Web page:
“The caged bird sings with a fearful trill,
of things unknown, but longed for still,
and his tune is heard on the distant hill,
for the caged bird sings of freedom.”
― Maya Angelou, I Know Why the Caged Bird Sings
It was a misguided notion that I was seeking to better myself.
At 39 years old, I thought I’d overcome it, but the reality was less than desirable – I was chasing perfection yet again. I was after something that wouldn’t be. couldn’t be.
It’s is losing match.
No matter how hard I race after it, I can’t catch perfectionism.
I know I can’t be everything to everyone at all times. I know that life doesn’t work that way, yet logic doesn’t stop me from worrying: Did I get it right? Do they like me?
I questioned: What if I put my writing on Rudey’s Room and I don’t draw people’s interest? What if I choose the wrong word, my tone get mucked up, and I upset a reader?
What if I put myself out there and I’m – gasp – judged?
What if they notice that my comma is in the wrong place?
I want you to like me … please, will you like me? These questions don’t keep me up at night – I love, love, love to sleep – but they distract me during the day from my moments of living. Did I get it right?
I hit the publish button anyway. I go for it, pushing through my anxiety – I’m very proactive – but the aftermath is unsettling for me. At times, honestly … it’s brutal.
I’ll sing, but inside I wonder: What if you thought my voice sucked?
I speak French, but internally I fight: What if I sounded like an American? What if you heard my accent or spoke back to me in English?
Maybe you don’t see my worry, but I struggle and want to be 100 percent at all times.
I cover my anxiety with feistiness and an outward illusion of no worries, just shake it off. But perfectionism likes to stay and is always a shadow with me.
It’s an asshole of a friend because it holds me back from expressing myself authentically without fear.
See, I am kind, but not the kindest.
I’m stylish, but I am not the most stylish.
I am fun, but not the most fun.
I am smart, but not the smartest.
I am a good mom, but not the best.
The list goes on and on. I’m certain I could add a dozen more, but you get my point.
I know this, yet I’m always striving for 100 percent. All.of.the.time.
No doubt I can’t hit the bull’s eye every time, yet it leaves me in an unfulfilled state of worry: What if you figured out that I didn’t have it together? What if you noticed I forgot my blanket for the Kindergarten picnic?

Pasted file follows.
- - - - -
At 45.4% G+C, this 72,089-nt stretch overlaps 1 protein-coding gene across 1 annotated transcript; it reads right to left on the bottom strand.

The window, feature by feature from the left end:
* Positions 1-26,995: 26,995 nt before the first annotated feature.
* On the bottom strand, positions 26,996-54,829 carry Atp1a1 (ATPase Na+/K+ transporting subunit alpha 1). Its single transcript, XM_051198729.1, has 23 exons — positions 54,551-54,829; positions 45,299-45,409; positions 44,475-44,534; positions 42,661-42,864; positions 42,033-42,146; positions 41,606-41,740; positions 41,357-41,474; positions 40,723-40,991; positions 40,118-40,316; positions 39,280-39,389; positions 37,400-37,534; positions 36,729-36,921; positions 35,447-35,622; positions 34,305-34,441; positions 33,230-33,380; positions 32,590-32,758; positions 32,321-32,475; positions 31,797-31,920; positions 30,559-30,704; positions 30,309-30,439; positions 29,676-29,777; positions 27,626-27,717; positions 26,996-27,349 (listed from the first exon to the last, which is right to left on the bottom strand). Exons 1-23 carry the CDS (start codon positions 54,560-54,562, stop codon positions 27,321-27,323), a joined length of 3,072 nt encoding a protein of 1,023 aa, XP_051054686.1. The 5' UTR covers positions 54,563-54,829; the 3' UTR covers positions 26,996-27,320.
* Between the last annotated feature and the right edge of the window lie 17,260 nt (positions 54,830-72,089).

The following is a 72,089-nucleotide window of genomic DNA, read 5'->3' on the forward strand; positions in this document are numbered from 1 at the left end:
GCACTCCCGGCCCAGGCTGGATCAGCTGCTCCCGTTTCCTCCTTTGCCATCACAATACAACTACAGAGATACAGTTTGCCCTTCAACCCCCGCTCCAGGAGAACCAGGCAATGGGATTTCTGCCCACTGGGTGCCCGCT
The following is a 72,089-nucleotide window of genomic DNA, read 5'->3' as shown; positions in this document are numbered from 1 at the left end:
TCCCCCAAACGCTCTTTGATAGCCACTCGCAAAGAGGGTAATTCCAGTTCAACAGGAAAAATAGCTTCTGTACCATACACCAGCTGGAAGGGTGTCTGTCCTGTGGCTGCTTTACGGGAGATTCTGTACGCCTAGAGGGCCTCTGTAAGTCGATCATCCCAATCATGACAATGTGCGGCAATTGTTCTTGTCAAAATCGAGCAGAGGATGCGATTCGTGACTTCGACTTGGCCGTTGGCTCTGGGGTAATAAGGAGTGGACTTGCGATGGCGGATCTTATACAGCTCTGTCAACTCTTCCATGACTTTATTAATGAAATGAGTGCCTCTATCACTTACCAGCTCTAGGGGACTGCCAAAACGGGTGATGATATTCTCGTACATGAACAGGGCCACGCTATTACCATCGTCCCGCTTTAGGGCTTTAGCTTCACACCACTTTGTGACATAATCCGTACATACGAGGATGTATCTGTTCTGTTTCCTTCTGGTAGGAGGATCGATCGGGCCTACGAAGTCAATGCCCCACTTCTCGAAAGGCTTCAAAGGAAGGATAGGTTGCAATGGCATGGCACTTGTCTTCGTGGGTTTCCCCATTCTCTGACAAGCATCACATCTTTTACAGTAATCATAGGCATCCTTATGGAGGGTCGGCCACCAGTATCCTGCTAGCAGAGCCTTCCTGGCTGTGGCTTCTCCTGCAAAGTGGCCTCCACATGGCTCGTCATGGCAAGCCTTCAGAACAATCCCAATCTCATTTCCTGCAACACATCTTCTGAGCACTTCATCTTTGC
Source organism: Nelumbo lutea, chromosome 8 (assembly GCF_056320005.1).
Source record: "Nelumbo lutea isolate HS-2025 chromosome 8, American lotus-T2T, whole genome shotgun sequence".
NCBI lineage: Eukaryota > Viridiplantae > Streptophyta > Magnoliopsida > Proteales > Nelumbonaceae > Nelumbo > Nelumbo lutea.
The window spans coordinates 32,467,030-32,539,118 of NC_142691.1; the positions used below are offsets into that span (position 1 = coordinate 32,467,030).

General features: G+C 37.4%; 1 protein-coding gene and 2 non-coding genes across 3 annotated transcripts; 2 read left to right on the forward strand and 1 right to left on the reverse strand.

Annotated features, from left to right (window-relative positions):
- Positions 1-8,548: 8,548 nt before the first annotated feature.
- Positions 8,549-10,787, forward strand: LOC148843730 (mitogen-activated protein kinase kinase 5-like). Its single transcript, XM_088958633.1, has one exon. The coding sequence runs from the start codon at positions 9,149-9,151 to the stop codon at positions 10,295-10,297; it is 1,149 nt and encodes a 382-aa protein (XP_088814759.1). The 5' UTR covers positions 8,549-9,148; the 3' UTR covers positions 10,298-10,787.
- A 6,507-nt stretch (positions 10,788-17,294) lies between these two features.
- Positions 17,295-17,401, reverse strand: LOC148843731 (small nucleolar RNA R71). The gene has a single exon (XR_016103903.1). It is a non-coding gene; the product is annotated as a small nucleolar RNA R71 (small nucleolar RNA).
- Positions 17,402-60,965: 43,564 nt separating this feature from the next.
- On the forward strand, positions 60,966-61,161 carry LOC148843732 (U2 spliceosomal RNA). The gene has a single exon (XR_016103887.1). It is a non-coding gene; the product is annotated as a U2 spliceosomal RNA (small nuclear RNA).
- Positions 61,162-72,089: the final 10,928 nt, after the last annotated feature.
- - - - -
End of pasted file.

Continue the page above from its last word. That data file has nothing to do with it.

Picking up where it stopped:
I like me, but I worry: What if you box me in and say I am one thing? What if you label me?
I am good enough and by that I don’t mean I am settling or lazy or any of that. Just human. Just happy.
Not being the most, though, and fearing that you wouldn’t choose me for your kickball team, stifles me.
My mom tells the story of one of my first episodes. I was in first grade.
She bought three oversized, round wooden boxes to house our toys. She sat my two siblings and I at the kitchen table with paints and markers and gave us creative license to have at it.
I reached for a thick brush, dipped it in the green, and stopped.
Tears formed and poured down my cheeks. My mom encouraged us to express ourselves, so imagine her confusion with my sudden halt.
When pressed about my averse reaction, I answered, “It won’t be perfect.”
Paralyzed by perfection, I halted because my artwork wouldn’t be just so.
That story stinks. She was dumbfounded and, as a mom, I get that.
What would I tell my girls? Would I want them to caged in a losing quest for an unattainable grail?
Hell to the no.
One thing I know now is that I am me and I like being me. Not because I am better than you, but because there’s only one of me and you know the cliché, I’m okay/you’re okay. It’s good to like yourself, n’est-ce-pas?
It’s painful to have an inner critic always barking at you.
It’s a process, but my perfectionism started to recede in my 30’s. My father-in-law’s gentle reminder on my 34th birthday was huge: “Don’t forsake the good in search of the perfect.”
Since then, his words have run like ticker tape through my brain: Don’t forsake the good. The perfect is an illusion.
It took me five years to catch up, but at the ripe age of 39, I have stopped the chase.
I’m less of a perfectionist. Still recovering, but less.
I feel the happiest I have ever felt. Maybe you don’t see it, but I do.
I hope I am not rambling, but even if I am, I needed to get this off my chest.
I’m not running from my inner voice anymore. Instead, I’m grabbing that insecure voice by the hand to remind her what I have and to fear not.
Now I am loving. I am spending more time with the parts that work and less on what I want to improve.
Listen, I like to grow, but something on the path has changed.
A therapist once told me that my key is learning to sit with my anxiety. She revealed that it will always be there, so instead of shunning it, it’s best to sit it down and get comfortable with the discomfort.
It finally makes sense to me.
Since my teenage years, I’ve laughed off my quirks, Ha, I’m so Rudey. But then I’d walk away and internally beat myself up. Sometimes for days.
It’s rare that I do that now because for the most part, I am good with my choices. I have a growth mindset and a desire to be not only a teacher but a lifelong learner.
I know that life is a process and learning continues. There will be obstacles – peaks, plateaus, and valleys. I surrender to that and am embracing the uncertainties.
I will win some and lose some, but perfectionism is no way to live.
Perfectionism is crippling. It will never make you happy.
As Thich Nhat Hanh said: “The amount of happiness that you have depends on the amount of freedom you have in your heart.”
I you worry that you could upset a reader with your writing, you’re doing it wrong. When you write, you should feel the ultimate freedom. Otherwise it’s just not working.